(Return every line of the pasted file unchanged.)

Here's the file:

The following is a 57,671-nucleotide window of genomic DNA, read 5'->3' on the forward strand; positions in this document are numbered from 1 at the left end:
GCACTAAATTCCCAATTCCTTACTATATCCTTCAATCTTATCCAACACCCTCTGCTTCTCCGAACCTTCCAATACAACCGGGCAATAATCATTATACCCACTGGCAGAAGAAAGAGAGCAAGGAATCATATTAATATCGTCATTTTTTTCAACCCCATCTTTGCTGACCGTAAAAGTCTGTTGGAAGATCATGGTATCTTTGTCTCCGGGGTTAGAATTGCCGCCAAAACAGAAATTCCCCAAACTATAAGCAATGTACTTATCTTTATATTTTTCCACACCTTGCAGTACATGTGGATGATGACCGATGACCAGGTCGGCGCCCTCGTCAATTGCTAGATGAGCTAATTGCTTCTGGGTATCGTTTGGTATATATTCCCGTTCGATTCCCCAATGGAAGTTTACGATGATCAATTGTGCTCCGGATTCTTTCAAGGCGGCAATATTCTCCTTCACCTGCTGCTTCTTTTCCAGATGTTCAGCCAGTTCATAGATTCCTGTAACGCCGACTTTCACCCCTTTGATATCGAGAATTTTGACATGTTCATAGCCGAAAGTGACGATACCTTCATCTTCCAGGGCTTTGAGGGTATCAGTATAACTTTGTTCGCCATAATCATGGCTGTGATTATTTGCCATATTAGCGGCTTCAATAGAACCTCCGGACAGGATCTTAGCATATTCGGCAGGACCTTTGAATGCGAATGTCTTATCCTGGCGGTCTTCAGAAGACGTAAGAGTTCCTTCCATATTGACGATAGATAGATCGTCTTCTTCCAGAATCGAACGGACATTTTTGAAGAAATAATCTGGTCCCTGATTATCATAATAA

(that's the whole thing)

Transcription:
The following is a 57,671-nucleotide window of genomic DNA, read 5'->3' on the forward strand; positions in this document are numbered from 1 at the left end:
GCACTAAATTCCCAATTCCTTACTATATCCTTCAATCTTATCCAACACCCTCTGCTTCTCCGAACCTTCCAATACAACCGGGCAATAATCATTATACCCACTGGCAGAAGAAAGAGAGCAAGGAATCATATTAATATCGTCATTTTTTTCAACCCCATCTTTGCTGACCGTAAAAGTCTGTTGGAAGATCATGGTATCTTTGTCTCCGGGGTTAGAATTGCCGCCAAAACAGAAATTCCCCAAACTATAAGCAATGTACTTATCTTTATATTTTTCCACACCTTGCAGTACATGTGGATGATGACCGATGACCAGGTCGGCGCCCTCGTCAATTGCTAGATGAGCTAATTGCTTCTGGGTATCGTTTGGTATATATTCCCGTTCGATTCCCCAATGGAAGTTTACGATGATCAATTGTGCTCCGGATTCTTTCAAGGCGGCAATATTCTCCTTCACCTGCTGCTTCTTTTCCAGATGTTCAGCCAGTTCATAGATTCCTGTAACGCCGACTTTCACCCCTTTGATATCGAGAATTTTGACATGTTCATAGCCGAAAGTGACGATACCTTCATCTTCCAGGGCTTTGAGGGTATCAGTATAACTTTGTTCGCCATAATCATGGCTGTGATTATTTGCCATATTAGCGGCTTCAATAGAACCTCCGGACAGGATCTTAGCATATTCGGCAGGACCTTTGAATGCGAATGTCTTATCCTGGCGGTCTTCAGAAGACGTAAGAGTTCCTTCCATATTGACGATAGATAGATCGTCTTCTTCCAGAATCGAACGGACATTTTTGAAGAAATAATCTGGTCCCTGATTATCATAATAA